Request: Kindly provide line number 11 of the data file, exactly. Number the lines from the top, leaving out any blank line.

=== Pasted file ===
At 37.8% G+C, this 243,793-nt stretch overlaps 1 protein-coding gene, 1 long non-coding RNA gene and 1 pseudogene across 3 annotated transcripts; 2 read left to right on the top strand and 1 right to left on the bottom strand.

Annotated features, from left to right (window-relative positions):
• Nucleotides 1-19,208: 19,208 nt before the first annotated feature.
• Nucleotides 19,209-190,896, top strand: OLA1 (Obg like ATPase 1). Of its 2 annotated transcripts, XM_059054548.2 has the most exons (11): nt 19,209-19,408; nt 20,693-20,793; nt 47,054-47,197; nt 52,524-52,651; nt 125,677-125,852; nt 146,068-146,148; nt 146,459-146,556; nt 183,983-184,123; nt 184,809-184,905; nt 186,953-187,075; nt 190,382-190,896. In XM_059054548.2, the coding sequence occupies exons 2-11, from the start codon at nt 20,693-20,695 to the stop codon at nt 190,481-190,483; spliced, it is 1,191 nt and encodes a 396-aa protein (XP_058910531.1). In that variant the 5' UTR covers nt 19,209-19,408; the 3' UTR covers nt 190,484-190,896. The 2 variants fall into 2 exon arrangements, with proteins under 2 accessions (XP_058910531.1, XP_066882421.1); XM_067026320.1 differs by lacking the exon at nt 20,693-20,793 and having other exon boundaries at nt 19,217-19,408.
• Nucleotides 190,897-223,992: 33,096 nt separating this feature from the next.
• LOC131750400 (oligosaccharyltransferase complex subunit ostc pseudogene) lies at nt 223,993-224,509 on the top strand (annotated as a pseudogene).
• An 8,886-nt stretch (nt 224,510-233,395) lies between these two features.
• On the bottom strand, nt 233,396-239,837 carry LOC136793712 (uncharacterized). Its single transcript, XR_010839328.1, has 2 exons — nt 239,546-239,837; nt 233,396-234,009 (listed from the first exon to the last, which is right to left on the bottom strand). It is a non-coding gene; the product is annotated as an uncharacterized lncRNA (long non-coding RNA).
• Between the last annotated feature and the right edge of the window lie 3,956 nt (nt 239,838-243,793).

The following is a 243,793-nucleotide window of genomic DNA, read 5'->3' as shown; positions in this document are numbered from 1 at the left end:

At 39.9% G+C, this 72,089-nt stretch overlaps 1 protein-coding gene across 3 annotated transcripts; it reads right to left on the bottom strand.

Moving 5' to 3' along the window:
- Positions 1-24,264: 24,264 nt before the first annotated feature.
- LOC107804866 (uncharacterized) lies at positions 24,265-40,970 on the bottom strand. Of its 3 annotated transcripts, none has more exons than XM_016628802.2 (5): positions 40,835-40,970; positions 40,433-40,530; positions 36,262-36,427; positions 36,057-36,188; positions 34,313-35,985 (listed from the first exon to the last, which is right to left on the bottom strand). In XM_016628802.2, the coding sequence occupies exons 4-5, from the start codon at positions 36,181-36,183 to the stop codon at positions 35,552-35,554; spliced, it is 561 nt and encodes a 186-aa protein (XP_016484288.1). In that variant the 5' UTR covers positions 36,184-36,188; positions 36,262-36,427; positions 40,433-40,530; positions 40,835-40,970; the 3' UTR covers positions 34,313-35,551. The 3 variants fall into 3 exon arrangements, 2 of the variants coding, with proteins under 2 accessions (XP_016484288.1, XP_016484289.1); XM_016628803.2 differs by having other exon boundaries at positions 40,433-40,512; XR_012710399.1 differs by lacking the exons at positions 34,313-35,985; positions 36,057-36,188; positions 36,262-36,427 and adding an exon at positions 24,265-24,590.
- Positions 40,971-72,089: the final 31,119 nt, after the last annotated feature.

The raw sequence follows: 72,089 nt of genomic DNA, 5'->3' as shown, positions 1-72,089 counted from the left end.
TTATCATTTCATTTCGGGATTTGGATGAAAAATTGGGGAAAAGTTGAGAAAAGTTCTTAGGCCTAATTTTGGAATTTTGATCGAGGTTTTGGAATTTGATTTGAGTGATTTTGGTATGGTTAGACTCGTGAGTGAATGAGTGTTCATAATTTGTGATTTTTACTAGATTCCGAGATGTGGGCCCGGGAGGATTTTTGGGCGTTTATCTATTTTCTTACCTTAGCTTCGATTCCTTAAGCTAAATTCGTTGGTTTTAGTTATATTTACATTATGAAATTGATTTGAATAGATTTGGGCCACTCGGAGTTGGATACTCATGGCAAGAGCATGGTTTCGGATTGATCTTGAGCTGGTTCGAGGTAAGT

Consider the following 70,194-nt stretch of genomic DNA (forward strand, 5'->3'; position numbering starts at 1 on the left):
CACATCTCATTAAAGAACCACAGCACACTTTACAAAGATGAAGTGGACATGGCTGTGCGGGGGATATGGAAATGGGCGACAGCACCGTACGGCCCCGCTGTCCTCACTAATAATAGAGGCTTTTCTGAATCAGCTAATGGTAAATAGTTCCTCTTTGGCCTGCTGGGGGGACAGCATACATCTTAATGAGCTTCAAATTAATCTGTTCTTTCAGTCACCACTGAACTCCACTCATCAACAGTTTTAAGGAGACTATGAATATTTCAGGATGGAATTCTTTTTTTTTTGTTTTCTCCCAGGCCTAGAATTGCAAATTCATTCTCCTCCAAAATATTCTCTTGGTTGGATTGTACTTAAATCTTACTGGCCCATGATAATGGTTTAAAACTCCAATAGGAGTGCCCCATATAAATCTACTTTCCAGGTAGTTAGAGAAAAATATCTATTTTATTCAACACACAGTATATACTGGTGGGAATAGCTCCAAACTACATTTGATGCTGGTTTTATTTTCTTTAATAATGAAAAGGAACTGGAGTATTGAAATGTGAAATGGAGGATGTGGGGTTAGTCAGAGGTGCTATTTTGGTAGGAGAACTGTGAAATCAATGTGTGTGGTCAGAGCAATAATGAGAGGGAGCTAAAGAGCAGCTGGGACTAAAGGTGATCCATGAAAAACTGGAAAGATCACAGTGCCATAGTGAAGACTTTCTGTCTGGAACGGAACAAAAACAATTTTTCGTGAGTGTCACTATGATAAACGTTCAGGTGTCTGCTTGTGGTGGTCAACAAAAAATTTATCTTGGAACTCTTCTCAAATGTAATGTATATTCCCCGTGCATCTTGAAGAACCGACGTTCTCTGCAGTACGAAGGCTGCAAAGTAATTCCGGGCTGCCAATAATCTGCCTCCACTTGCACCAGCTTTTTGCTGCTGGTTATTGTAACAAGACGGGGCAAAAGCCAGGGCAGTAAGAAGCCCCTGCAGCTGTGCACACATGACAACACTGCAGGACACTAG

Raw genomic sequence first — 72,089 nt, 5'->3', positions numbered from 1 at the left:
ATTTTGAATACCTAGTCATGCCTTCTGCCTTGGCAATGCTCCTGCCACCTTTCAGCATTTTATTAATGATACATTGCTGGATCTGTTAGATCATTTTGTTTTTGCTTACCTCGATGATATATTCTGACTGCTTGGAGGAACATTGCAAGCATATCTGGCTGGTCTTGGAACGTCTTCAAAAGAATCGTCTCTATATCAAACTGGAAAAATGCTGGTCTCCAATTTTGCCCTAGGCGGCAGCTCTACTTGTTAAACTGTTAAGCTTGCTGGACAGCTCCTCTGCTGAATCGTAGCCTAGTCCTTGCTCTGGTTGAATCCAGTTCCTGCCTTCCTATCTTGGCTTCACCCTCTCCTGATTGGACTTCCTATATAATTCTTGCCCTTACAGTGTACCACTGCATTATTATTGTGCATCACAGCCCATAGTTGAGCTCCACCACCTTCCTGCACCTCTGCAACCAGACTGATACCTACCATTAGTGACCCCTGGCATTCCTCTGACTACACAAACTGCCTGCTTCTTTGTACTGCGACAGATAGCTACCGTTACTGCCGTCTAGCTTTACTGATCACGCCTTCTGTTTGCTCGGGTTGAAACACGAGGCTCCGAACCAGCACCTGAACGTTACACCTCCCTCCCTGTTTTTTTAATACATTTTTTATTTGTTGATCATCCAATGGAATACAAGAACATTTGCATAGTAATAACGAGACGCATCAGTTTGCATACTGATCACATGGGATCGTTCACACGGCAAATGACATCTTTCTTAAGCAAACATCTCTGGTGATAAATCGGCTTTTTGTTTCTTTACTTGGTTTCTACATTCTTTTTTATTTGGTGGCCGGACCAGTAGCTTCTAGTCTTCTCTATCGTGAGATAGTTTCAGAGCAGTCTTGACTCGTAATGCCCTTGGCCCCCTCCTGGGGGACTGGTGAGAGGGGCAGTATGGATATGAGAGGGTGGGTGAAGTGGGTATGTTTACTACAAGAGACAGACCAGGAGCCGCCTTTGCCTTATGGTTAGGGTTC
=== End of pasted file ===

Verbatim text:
At 39.9% G+C, this 72,089-nt stretch overlaps 1 protein-coding gene across 3 annotated transcripts; it reads right to left on the bottom strand.